Car insurance in Wisconsin
Wisconsin recently enacted laws that make auto insurance much more affordable. In fact, Wisconsin even allows its residents to prove their financial responsibility without buying auto insurance—but buying a Wisconsin auto insurance policy is much more affordable than not.
Ways to Establish Financial Responsibility for Driving in Wisconsin
The State of Wisconsin requires every drive to prove financial responsibility. If you cause a crash that results in property damage, personal injury, or death, other drivers have a right to know that you will pay.
The three ways you can prove financial responsibility in Wisconsin are:
• Placing a cash deposit of $60,000 with the Wisconsin Department of Transportation.
• Arranging a bonding company to guarantee $60,000 to the Wisconsin Department of Transportation.
• Maintaining auto liability insurance that meets state law.
What are Wisconsin’s Liability Insurance Requirements for Drivers of Private Passenger Vehicles?
If you don’t want to deposit $60,000 with the Wisconsin Department of Transportation or to arrange for a $60,000 bond, you have to buy auto insurance to drive on Wisconsin public roads. Every policy must provide at least:
• $10,000 of property damage coverage for the owner of the other vehicle when you are at fault in a crash,
• $25,000 coverage for personal injury or death of a single person in a single accident, and
• $50,000 coverage for personal injury or death of two or more persons in a single accident.
These are the state’s standards for the very minimum amount of coverage to stay on the road. It is important to remember that liability insurance is about what the company pays to other drivers when you cause a crash. Liability insurance does not pay for repairs to your car. That’s collision coverage. It does not pay for your own medical bills resulting from the crash.
That’s separate hospitalization coverage available for just a few dollars a month, but which has to be on your policy, not the other driver’s. It does not pay for damages to your car or for your medical bills when you are not at fault. That’s uninsured motorist coverage which you also can elect on your own policy.
The best way to keep your premiums in check is to shop around—and that is what this site is all about.
We will help you find the lower rates for the higher levels of protection you need, without the hassle of seeing an agent or the pressure tactics you may experience when you call insurance companies on their toll-free numbers.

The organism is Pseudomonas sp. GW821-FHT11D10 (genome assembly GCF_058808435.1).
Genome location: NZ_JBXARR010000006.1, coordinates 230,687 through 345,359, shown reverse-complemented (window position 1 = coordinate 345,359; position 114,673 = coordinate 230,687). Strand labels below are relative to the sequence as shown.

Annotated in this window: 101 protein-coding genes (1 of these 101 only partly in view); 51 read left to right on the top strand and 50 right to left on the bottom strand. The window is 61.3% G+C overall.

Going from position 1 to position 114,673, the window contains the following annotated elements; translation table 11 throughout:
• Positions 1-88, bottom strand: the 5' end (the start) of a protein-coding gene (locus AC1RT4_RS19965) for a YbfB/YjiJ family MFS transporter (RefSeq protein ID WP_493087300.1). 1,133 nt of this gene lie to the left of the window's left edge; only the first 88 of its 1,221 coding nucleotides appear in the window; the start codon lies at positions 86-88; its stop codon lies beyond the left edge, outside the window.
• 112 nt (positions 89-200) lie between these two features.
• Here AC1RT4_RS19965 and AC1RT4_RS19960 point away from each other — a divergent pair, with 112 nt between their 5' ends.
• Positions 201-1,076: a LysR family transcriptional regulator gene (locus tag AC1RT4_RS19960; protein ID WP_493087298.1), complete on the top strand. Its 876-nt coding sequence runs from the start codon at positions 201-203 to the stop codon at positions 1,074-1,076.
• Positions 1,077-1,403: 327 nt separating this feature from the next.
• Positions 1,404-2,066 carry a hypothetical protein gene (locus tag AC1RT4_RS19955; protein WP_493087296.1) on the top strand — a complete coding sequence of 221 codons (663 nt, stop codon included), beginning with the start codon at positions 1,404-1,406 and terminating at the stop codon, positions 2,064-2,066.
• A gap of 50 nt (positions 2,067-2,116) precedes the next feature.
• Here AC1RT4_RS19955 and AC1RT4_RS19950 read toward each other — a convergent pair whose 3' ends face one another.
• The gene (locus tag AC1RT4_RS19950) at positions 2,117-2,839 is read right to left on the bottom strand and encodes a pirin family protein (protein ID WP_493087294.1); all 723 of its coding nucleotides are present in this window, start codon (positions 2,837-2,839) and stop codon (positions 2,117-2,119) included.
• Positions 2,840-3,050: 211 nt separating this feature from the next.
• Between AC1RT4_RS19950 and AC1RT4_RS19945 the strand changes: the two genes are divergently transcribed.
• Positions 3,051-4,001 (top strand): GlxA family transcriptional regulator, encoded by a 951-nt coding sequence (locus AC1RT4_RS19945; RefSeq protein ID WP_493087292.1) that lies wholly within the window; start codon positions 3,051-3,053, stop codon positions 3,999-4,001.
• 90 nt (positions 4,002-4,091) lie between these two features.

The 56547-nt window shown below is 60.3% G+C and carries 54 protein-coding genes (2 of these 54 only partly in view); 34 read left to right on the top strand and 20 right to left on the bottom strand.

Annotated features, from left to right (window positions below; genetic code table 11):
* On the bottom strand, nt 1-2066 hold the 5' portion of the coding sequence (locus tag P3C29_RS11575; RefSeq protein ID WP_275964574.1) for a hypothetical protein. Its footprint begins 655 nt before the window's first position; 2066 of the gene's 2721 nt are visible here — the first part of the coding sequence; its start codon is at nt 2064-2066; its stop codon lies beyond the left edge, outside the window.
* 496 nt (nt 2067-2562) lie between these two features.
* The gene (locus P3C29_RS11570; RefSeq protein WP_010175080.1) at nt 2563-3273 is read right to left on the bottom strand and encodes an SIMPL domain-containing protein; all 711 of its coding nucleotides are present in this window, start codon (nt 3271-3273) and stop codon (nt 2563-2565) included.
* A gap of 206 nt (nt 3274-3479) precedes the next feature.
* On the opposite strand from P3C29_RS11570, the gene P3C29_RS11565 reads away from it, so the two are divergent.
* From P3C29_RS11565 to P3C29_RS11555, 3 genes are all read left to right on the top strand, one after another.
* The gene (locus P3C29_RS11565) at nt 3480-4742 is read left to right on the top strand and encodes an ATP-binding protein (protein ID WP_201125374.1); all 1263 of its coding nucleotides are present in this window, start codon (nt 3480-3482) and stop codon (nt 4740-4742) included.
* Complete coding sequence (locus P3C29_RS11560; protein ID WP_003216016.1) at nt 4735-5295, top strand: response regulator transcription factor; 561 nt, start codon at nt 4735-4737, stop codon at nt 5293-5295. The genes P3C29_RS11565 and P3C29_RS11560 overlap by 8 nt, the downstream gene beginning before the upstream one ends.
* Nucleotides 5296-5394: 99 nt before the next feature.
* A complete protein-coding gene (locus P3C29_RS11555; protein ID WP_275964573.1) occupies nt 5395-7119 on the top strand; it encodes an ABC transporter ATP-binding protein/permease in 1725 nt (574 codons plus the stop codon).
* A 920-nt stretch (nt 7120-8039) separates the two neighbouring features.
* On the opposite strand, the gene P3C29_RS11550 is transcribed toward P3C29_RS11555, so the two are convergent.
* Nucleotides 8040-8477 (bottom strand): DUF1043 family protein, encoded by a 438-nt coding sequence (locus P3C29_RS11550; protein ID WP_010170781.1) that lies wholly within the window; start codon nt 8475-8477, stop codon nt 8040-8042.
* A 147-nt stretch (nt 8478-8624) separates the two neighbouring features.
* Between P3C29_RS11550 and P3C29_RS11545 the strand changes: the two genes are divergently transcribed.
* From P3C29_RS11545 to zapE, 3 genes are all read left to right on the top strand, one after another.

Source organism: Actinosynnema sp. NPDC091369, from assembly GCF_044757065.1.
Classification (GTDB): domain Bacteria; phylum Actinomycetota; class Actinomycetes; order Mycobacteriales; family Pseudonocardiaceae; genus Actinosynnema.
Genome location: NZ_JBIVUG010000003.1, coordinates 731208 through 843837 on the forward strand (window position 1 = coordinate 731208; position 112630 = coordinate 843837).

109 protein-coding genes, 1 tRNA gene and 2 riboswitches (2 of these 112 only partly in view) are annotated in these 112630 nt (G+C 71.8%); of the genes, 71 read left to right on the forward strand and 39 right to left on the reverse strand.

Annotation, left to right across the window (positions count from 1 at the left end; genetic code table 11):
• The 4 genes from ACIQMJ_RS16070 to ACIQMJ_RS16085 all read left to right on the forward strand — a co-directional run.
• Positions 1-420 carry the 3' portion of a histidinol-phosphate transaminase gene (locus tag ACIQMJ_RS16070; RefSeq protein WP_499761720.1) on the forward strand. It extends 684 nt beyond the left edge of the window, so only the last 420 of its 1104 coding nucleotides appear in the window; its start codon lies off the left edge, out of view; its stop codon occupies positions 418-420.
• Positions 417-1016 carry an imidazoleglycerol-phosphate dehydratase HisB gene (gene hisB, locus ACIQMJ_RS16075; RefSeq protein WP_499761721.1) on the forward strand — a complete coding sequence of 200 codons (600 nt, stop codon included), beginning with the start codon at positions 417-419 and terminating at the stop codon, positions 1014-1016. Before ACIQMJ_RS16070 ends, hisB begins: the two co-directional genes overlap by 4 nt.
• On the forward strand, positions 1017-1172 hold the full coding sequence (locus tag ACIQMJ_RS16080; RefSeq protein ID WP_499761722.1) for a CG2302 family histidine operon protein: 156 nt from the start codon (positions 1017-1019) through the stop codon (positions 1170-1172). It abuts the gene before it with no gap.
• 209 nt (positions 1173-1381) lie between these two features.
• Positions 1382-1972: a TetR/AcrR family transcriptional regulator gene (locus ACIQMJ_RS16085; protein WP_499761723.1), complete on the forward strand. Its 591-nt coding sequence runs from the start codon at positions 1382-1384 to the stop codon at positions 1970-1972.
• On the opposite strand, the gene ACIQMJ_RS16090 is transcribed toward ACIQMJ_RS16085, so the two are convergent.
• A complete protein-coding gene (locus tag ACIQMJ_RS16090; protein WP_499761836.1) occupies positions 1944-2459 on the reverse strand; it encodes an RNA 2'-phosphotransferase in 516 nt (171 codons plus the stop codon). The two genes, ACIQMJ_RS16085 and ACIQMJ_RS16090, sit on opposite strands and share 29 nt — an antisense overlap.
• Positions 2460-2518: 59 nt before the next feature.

Proof of Insurance in Wisconsin
In Wisconsin, your proof of insurance is a form called an SR-22. Your insurance company will send a copy to WisDOT electronically that allows an arresting officer to check whether you are covered even before he or she approaches your car. Just in case of errors, you will also want to carry a paper copy of your SR-22 with you any time you drive. The insurance company will send you a link so you can print out your proof of insurance, or for a small fee will send you a card through the mail.
What happens if you are caught driving without proof of insurance or proof of financial responsibility in Wisconsin? You will get a ticket. You may be fined up to $500. After an investigation by WisDOT, you may lose your driver’s license and the registration for your car. Getting your license and car registration back requires you to buy Wisconsin car insurance, pay $50 for your reissued driver’s license, and $60 for your reissued registration. It’s a lot less expensive just to keep your coverage up to date.
How Much Does Wisconsin Car Insurance Usually Cost?
The average Wisconsin driver pays $1,045.16 per year for auto insurance. That’s lower than the US average of $1,446.49. Car insurance is usually higher in Milwaukee than in the rest of Wisconsin, and average of $1,356.51 per year, but lower in Madison, just $1,009.21 per year, and usually less in rural areas. Let us help you find the lowest rate by getting an online car insurance quote.